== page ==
CMMC Version 1.02
As well as the significant economic cost of malicious cyber activity (estimated in excess of $57b per annum), the aggregate loss of controlled unclassified information (CUI) from the Defense Industrial Base (DIB) is a known risk to United States’ national security. In January 2020, the Department of Defense (DoD) therefore introduced a new procedure to certify that around 300,000 defense contractors in its supply chain have adequate cyber security controls in place to protect the DIB’s information.
All contractors and subcontractors that handle federal contract information (FCI) and CUI will be subject to CMMC. Subcontractors may not need to meet the same CMMC Level required by the prime contractor – the DoD will clarify which parts of a contract require which CMMC Levels.
CMMC Levels will be stipulated in DoD requests for information (RFIs) starting in Summer 2020 and vendors must be certified that they have achieved the CMMC Level by the time of award.
The CMMC Model contains 5 Levels:
• Level 1 | Basic Cyber Hygiene (17 security controls)
• Level 2 | Intermediate Cyber Hygiene (46 security controls)
• Level 3 | Good Cyber Hygiene (47 security controls)
• Level 4 | Proactive (26 security controls)
• Level 5 | Advanced / Progressive (4 security controls)
The CMMC model consists of 17 Domains, which in turn consist of a set of processes and security practices across the different Levels. Drawing heavily on existing safeguarding and security requirements, most notably NIST 800-171 which is the basis for 125 out of CMMC’s 171 controls.
Third Party Assessment and Certification
The non-profit Accreditation Body (AB) is responsible for managing, operating and sustaining the CMMC program, including training, evaluating and accrediting Certified Third Party Assessment Organizations (C3PAOs). These C3PAOs will perform independent assessments of contractors’ CMMC implementation and provide audit reports to the AB, which then issues CMMC certification that last for 3 years.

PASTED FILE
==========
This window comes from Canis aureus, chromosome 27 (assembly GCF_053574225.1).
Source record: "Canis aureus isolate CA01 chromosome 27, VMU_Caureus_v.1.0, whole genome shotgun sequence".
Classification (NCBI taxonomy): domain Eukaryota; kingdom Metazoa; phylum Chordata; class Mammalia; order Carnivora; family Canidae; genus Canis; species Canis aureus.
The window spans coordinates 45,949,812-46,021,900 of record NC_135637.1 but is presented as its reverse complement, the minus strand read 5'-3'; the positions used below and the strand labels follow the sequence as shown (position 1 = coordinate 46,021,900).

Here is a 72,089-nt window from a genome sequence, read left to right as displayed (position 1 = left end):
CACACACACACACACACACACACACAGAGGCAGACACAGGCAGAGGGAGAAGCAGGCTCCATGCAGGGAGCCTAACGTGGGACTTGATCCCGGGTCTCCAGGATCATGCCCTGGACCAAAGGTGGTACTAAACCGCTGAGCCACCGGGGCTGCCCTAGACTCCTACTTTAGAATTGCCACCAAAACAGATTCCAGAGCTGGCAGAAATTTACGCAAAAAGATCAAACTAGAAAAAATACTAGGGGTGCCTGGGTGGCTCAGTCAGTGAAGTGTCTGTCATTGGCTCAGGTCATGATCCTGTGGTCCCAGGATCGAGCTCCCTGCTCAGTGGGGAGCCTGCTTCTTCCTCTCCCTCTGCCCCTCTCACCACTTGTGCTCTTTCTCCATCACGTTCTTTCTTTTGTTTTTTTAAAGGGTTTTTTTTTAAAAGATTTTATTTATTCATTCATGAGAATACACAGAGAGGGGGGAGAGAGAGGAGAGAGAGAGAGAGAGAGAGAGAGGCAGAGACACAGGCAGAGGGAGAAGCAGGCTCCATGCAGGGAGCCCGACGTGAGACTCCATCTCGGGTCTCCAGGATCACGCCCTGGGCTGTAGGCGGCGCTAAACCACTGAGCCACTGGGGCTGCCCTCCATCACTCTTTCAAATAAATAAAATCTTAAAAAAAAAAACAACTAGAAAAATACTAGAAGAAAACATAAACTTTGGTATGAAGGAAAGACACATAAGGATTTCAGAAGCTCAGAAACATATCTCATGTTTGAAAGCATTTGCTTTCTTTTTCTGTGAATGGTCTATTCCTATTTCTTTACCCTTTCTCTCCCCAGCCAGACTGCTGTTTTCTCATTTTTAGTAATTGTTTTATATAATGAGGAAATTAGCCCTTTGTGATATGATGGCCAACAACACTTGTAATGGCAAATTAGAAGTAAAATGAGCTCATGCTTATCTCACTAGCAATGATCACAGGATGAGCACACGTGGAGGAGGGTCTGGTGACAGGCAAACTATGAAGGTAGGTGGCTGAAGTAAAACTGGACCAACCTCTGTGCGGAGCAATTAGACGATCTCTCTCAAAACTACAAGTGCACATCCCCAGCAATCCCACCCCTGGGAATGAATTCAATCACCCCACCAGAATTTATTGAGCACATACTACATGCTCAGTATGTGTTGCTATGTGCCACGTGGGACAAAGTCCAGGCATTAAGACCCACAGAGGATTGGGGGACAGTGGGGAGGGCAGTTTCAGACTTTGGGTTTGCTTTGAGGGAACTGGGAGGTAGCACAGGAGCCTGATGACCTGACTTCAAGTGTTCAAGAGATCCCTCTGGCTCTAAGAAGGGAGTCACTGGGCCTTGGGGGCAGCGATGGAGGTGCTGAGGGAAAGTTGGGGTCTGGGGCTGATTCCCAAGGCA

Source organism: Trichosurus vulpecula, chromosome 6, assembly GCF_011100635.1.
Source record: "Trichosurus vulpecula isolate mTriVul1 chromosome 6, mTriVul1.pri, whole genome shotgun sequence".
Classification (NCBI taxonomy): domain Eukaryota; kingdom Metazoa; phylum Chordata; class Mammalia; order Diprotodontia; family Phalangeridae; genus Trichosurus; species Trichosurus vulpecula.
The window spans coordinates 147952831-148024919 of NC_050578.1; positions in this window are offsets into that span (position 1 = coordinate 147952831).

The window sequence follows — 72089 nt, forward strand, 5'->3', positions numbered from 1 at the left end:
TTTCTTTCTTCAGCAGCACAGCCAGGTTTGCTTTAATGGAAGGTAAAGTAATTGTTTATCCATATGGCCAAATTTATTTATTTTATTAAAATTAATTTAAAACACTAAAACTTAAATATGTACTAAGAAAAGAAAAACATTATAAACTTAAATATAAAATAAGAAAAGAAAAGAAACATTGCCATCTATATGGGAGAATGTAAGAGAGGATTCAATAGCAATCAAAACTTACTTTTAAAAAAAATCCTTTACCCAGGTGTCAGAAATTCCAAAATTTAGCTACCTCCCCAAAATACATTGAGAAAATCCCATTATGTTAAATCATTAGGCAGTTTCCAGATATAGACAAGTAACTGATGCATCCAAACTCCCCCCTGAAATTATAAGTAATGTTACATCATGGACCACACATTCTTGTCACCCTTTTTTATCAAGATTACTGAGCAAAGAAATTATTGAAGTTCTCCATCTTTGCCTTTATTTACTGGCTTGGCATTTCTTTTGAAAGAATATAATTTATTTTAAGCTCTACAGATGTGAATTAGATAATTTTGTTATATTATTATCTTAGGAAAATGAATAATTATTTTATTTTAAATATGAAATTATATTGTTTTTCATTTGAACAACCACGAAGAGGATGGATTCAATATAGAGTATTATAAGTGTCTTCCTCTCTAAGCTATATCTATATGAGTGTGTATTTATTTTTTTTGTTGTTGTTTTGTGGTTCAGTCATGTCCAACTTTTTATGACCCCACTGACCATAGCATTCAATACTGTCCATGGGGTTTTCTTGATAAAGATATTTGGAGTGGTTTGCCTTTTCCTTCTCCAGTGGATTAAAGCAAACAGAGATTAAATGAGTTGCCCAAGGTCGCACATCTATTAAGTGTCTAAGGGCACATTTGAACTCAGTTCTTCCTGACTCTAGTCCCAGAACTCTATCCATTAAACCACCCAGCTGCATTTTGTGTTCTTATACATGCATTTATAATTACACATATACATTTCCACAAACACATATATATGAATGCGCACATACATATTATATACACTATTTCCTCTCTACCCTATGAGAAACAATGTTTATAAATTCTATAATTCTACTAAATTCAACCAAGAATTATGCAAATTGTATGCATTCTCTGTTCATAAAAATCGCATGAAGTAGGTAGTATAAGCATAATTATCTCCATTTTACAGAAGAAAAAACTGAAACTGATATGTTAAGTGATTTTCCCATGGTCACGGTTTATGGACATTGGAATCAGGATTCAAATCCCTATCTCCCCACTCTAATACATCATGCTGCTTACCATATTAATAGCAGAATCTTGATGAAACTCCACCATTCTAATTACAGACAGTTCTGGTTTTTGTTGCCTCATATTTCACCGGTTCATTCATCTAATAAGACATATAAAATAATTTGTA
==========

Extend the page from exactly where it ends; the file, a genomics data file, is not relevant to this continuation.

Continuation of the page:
To preserve the time and resources of C3PAOs, defense contractors’ internal audit teams and others providing CMMC assessment services, Titania Nipper’s accurate auditing capability, has been mapped to CMMC controls to automate checks and provide artifacts that evidence compliance within 5 domains:
•Access Controls (AC)
•Audit & Accountability (AU)
•Configuration Management (CM)
•Risk Management (RM)
•System & Communications Protection (SC)
Nipper also automates some further checks to help you evidence compliance in the following 3 domains:
•Asset Management (AM)
•Identification & Authentication (IA)
•Security Assessment (CA)
Why automate CMMC security practice checks with Titania Nipper?
Titania Nipper is in service with all four arms of the DoD, where it is trusted to automate the configuration audits of core network devices against DISA STIG and CIS benchmarks to prove compliance with Risk Management Frameworks such as DISA RMF, NIST CSF and NIST 800-53/171. Indeed, Nipper’s proven accuracy advantage is estimated to save the DoD up to 3 hours per device not investigating false positives reported by other compliance tools.
As CMMC v1.02 security practice checks build on the above frameworks and controls, CMMC auditors and assessors are expected to save significant time and resources by automating their compliance checks using Nipper. The software also identifies otherwise-missed false negatives and includes recommendations and specific command line fixes for any issues found, helping to reduce internal teams’ mean time to remediate.
Taking just minutes to set up and generate accurate reports, Nipper automates the line-by-line analysis of your device configuration and operating system data, detecting precise security and compliance risks.